Inventing Cyrillic

The Cyrillic alphabet is celebrated across the Slavonic-speaking world, but not only as an appreciation of literacy – it has a political dimension too.

A 17th-century manuscript of the Gospels in Cyrillic. National Library of Poland. Public Domain.

Used by over 250 million people across the Balkans, Russia, Ukraine, the Baltic, Central Asia and as far as Mongolia, the Cyrillic alphabet, almost unique among the world’s alphabets, has its own holiday. Celebrated across the Slavonic-speaking states, the International Day of the Slavonic Alphabet and Culture takes place on 24 May in the Orthodox world and 5 July in the Catholic world.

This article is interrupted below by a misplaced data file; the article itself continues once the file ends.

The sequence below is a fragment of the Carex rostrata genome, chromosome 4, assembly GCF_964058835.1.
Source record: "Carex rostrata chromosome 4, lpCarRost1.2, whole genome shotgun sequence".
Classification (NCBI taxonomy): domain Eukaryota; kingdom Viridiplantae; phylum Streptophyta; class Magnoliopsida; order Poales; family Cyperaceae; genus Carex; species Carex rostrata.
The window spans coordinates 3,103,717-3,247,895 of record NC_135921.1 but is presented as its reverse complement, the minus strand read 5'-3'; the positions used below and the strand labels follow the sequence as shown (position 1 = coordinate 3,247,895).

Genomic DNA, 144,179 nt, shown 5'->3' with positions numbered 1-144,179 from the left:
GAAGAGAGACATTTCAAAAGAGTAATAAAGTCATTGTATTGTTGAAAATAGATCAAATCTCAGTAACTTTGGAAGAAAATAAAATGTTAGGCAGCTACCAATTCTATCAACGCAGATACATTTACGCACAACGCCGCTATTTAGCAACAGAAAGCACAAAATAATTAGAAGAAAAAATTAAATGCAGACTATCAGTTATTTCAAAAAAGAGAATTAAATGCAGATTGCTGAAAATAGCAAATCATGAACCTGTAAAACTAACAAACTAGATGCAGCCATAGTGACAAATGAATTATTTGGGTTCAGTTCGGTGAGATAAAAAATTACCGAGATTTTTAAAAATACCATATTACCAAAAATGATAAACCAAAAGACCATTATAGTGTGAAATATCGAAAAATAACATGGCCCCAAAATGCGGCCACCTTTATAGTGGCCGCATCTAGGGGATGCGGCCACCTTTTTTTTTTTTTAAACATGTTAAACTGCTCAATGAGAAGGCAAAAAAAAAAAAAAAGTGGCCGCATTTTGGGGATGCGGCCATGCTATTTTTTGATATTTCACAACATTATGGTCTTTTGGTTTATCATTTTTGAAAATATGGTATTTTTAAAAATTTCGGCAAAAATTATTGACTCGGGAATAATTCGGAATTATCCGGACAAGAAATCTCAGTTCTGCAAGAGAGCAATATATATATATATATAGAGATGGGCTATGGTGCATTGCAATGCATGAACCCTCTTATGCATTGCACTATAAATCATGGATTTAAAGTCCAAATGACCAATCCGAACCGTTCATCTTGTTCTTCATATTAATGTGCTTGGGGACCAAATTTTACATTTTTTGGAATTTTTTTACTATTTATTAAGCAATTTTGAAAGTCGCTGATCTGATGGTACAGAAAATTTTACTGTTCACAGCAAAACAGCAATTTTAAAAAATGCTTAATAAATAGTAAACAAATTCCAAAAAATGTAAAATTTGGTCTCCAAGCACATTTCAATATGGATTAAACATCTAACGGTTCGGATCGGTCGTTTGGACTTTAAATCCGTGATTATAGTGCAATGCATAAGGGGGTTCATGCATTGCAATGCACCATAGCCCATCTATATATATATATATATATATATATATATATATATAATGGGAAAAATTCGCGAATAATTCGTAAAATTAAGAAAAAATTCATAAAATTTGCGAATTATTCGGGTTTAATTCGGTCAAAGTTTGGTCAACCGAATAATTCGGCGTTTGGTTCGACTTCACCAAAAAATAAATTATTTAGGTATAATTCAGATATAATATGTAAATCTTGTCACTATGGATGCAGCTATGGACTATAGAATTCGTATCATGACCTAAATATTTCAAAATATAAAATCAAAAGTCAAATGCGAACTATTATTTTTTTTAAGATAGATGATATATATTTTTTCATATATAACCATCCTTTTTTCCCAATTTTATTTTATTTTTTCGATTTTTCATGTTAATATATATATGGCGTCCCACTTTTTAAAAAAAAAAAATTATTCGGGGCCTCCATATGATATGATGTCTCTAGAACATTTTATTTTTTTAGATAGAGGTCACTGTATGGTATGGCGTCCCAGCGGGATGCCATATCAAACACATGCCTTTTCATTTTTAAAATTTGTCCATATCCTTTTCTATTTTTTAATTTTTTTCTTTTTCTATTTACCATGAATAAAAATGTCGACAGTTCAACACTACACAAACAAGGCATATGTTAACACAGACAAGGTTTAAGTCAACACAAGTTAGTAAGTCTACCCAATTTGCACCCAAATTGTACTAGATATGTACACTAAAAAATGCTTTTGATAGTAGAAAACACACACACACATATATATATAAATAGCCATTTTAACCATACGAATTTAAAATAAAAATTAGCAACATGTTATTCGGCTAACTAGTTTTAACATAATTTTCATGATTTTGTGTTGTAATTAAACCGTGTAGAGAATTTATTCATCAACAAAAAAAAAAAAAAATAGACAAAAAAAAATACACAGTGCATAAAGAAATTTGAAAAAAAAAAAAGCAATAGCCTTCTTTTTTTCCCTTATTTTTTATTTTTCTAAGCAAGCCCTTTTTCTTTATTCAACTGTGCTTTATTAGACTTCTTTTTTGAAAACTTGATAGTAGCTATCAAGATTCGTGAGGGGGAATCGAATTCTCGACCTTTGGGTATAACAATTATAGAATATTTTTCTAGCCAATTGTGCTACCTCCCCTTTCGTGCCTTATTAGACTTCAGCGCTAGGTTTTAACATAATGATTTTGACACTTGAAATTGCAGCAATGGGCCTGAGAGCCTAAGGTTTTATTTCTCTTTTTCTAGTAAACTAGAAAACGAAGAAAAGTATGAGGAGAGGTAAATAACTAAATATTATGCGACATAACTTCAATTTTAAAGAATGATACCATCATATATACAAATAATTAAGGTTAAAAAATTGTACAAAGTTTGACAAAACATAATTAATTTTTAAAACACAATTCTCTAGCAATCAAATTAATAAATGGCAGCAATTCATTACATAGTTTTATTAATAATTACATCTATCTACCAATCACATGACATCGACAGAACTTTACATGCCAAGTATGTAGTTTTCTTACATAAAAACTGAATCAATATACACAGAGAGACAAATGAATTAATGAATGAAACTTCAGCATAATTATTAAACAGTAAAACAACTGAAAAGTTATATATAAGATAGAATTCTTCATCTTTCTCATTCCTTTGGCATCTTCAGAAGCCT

Each year there are concerts and parades in honour of the ninth-century brothers who are credited with the invention of the letters, the Byzantine diplomats Constantine-Cyril and Methodius. The landscape of Eastern Europe is saturated with commemorative monuments: roads, schools, universities, libraries, chapels, statues, passport pages, all named after the brothers or bearing their likeness. From a Cyril and Methodius statue deep in Siberia’s Novosibirsk, to Cyril and Methodius Local Library in Prijedor, Bosnia, it is hard to ignore or avoid the brothers’ presence. 

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